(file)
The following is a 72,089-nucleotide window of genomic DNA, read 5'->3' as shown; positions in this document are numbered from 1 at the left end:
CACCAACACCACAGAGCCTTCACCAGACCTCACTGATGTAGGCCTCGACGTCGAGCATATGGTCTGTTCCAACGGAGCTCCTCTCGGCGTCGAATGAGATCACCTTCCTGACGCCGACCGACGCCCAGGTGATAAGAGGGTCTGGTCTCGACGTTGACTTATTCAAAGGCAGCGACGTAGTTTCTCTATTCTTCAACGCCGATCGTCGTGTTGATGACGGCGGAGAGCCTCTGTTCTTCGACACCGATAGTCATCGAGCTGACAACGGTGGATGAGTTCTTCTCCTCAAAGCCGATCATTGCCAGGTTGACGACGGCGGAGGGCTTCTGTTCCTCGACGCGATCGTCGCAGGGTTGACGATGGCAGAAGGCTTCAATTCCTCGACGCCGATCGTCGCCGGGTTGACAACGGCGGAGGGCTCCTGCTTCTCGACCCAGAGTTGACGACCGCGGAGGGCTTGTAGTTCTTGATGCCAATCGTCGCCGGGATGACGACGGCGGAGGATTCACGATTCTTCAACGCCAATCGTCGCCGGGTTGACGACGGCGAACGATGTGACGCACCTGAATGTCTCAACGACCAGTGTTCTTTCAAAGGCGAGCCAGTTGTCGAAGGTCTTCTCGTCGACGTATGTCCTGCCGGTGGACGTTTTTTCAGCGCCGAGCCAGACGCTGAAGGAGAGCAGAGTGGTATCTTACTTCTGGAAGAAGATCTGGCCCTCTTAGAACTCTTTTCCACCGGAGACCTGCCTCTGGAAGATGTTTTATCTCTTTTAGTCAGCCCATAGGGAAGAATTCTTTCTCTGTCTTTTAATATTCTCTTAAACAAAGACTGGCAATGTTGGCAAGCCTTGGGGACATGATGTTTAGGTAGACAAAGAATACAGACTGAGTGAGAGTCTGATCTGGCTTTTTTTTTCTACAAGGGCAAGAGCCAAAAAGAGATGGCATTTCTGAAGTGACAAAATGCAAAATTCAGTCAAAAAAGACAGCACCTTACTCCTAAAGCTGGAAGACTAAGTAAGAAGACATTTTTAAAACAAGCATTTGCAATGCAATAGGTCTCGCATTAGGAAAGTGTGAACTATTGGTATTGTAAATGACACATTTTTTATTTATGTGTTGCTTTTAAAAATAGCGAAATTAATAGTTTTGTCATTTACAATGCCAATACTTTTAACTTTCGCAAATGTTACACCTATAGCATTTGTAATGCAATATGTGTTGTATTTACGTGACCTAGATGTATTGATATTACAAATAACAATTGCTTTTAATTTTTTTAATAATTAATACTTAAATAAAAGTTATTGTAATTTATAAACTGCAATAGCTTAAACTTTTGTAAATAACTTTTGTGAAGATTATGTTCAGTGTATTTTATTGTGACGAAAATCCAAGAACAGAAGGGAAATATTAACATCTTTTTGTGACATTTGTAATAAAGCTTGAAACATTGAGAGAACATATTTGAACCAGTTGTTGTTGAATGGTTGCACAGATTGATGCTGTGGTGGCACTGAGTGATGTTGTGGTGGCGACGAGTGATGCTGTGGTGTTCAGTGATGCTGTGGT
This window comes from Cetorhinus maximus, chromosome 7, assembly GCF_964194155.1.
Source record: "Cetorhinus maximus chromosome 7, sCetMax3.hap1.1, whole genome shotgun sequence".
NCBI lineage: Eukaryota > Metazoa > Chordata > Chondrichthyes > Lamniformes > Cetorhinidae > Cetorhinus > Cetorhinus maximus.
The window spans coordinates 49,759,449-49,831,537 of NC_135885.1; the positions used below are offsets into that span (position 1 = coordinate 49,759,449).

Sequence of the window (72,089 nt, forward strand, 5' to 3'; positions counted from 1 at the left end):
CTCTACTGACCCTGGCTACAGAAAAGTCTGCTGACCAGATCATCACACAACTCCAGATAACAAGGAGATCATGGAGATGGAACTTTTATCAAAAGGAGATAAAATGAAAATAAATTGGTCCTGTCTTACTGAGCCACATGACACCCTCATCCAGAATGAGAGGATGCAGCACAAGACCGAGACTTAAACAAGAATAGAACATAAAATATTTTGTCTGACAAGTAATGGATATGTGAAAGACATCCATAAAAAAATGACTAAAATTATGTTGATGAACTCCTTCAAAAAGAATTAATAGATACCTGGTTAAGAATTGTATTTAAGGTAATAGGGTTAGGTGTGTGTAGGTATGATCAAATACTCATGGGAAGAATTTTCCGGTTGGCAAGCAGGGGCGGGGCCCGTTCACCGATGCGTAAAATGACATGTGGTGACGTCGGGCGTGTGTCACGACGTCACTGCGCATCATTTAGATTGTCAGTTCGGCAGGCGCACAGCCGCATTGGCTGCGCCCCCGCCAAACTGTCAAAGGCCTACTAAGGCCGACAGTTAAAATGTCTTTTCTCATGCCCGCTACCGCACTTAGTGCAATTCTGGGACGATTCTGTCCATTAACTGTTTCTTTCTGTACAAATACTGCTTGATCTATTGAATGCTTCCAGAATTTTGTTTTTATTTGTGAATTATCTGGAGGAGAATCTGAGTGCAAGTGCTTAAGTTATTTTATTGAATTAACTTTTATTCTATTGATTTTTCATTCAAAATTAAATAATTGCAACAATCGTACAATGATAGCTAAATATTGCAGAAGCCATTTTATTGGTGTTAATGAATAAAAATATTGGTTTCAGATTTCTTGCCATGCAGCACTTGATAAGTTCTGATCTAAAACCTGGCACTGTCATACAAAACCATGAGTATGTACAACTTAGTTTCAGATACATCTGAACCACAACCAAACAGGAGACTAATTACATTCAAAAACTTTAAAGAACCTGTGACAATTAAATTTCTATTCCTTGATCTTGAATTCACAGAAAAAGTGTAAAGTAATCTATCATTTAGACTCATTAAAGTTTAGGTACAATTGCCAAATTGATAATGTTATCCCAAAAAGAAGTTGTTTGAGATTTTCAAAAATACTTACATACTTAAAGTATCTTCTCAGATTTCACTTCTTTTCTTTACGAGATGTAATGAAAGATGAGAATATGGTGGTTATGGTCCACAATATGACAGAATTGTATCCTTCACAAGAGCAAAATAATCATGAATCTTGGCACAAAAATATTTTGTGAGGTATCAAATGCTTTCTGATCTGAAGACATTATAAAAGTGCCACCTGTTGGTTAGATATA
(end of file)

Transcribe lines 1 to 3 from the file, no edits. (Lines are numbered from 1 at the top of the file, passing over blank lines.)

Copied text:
The following is a 72,089-nucleotide window of genomic DNA, read 5'->3' as shown; positions in this document are numbered from 1 at the left end:
CACCAACACCACAGAGCCTTCACCAGACCTCACTGATGTAGGCCTCGACGTCGAGCATATGGTCTGTTCCAACGGAGCTCCTCTCGGCGTCGAATGAGATCACCTTCCTGACGCCGACCGACGCCCAGGTGATAAGAGGGTCTGGTCTCGACGTTGACTTATTCAAAGGCAGCGACGTAGTTTCTCTATTCTTCAACGCCGATCGTCGTGTTGATGACGGCGGAGAGCCTCTGTTCTTCGACACCGATAGTCATCGAGCTGACAACGGTGGATGAGTTCTTCTCCTCAAAGCCGATCATTGCCAGGTTGACGACGGCGGAGGGCTTCTGTTCCTCGACGCGATCGTCGCAGGGTTGACGATGGCAGAAGGCTTCAATTCCTCGACGCCGATCGTCGCCGGGTTGACAACGGCGGAGGGCTCCTGCTTCTCGACCCAGAGTTGACGACCGCGGAGGGCTTGTAGTTCTTGATGCCAATCGTCGCCGGGATGACGACGGCGGAGGATTCACGATTCTTCAACGCCAATCGTCGCCGGGTTGACGACGGCGAACGATGTGACGCACCTGAATGTCTCAACGACCAGTGTTCTTTCAAAGGCGAGCCAGTTGTCGAAGGTCTTCTCGTCGACGTATGTCCTGCCGGTGGACGTTTTTTCAGCGCCGAGCCAGACGCTGAAGGAGAGCAGAGTGGTATCTTACTTCTGGAAGAAGATCTGGCCCTCTTAGAACTCTTTTCCACCGGAGACCTGCCTCTGGAAGATGTTTTATCTCTTTTAGTCAGCCCATAGGGAAGAATTCTTTCTCTGTCTTTTAATATTCTCTTAAACAAAGACTGGCAATGTTGGCAAGCCTTGGGGACATGATGTTTAGGTAGACAAAGAATACAGACTGAGTGAGAGTCTGATCTGGCTTTTTTTTTCTACAAGGGCAAGAGCCAAAAAGAGATGGCATTTCTGAAGTGACAAAATGCAAAATTCAGTCAAAAAAGACAGCACCTTACTCCTAAAGCTGGAAGACTAAGTAAGAAGACATTTTTAAAACAAGCATTTGCAATGCAATAGGTCTCGCATTAGGAAAGTGTGAACTATTGGTATTGTAAATGACACATTTTTTATTTATGTGTTGCTTTTAAAAATAGCGAAATTAATAGTTTTGTCATTTACAATGCCAATACTTTTAACTTTCGCAAATGTTACACCTATAGCATTTGTAATGCAATATGTGTTGTATTTACGTGACCTAGATGTATTGATATTACAAATAACAATTGCTTTTAATTTTTTTAATAATTAATACTTAAATAAAAGTTATTGTAATTTATAAACTGCAATAGCTTAAACTTTTGTAAATAACTTTTGTGAAGATTATGTTCAGTGTATTTTATTGTGACGAAAATCCAAGAACAGAAGGGAAATATTAACATCTTTTTGTGACATTTGTAATAAAGCTTGAAACATTGAGAGAACATATTTGAACCAGTTGTTGTTGAATGGTTGCACAGATTGATGCTGTGGTGGCACTGAGTGATGTTGTGGTGGCGACGAGTGATGCTGTGGTGTTCAGTGATGCTGTGGT
This window comes from Cetorhinus maximus, chromosome 7, assembly GCF_964194155.1.